SCIO Community Magazine

Spring 2021

Community Magazine Cover Spring 2021

Seeing the light?

Stuart Howe
Dr. Stuart Howe | CEO, Spinal Cord Injury Ontario

As I write this in early spring, the opposing forces of sun and wind, of light and shade, so eloquently described by Charles Dickens, seems apropos of our current reality: lockdowns and easing restrictions; rising case counts and rising vaccination rates. Most days we do seem to be taking two steps forward for every one step back in our fight with COVID and hopefully, by the time you read this, we will finally be talking with renewed optimism about spring 2021 as a time of new beginnings, rejuvenation and growth.

We fervently hope this is the case as our organization is beginning new initiatives, is rejuvenating our programming, and is looking to grow our impact.

As I noted in the last issue of Community, the pandemic has taken a significant toll on the mental health of us all. In response, we have collated a number of resources freely accessible to our community. You can find them in the COVID-19 section of our website.

In addition, we are currently partnering with colleagues at Parkwood Institute in London, ON, to offer internet Cognitive Behavioral Therapy (iCBT) support. More details to come!

One of the benefits of the pandemic – they are few and far between, but they are out there – is the explosion in the availability of virtual care. This has curtailed the development of our own virtual platform, the original VIP4SCI, but it has provided us with an opportunity to rejuvenate; to reimagine how we can best support the virtual connectivity and information needs of our community. You will be seeing more on VIP4SCI over the next few months.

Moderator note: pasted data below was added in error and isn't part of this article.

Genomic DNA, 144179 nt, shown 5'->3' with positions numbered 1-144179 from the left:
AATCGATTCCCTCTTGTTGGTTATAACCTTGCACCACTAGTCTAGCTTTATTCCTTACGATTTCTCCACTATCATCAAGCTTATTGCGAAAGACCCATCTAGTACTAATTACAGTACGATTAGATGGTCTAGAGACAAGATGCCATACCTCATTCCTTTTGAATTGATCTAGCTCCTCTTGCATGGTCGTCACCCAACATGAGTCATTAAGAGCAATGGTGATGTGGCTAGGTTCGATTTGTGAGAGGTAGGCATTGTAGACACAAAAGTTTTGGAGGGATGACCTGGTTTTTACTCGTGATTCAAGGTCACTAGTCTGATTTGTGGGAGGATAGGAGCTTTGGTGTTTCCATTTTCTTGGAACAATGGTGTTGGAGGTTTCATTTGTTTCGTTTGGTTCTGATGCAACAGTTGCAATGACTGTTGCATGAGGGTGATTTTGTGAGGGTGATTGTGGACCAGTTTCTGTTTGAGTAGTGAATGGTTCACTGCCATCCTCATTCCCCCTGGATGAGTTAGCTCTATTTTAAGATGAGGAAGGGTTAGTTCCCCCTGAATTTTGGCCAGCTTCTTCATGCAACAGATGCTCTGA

We had already identified the need to grow our advocacy capacity. This need became paramount during the pandemic, with so much advocacy required around issues such as the PSW shortage and access to vaccines. Unfortunately, rather than growing our capacity we have ended up with a reduced capacity…for now! On March 31st the Ontario Neurotrauma Foundation (ONF) closed its doors for the last time. We were one of the founders of ONF, and for the past 23 years ONF had been spearheading research into neurotrauma and the development and implementation of best practices for clinical care, rehabilitation and community reintegration – the key building blocks for policy and practice change that were the foundation for many of our advocacy campaigns. We are pleased that the Ministry of Health is committed to continue funding the work started by ONF and we are fully engaged in the development of a new funding model that will ensure the legacy of ONF continues. While the government will fund research and the development of best practices, it will not fund advocacy efforts – that is up to us. So, to help us grow our capacity, over the next couple of months you will see us ramping up our fundraising efforts. We will solicit support from foundations, companies and individuals to ensure we can continue to advocate for critical supports and services for our community.

And on the subject of financial support from companies, we cannot overstate our gratitude to the numerous companies that already support our organization through our sponsorship program. You can learn about some of these critical partnerships in this edition of Community.

Please stay safe and well. The light at the end of the COVID tunnel is getting brighter and it will continue to do so as spring turns to summer.

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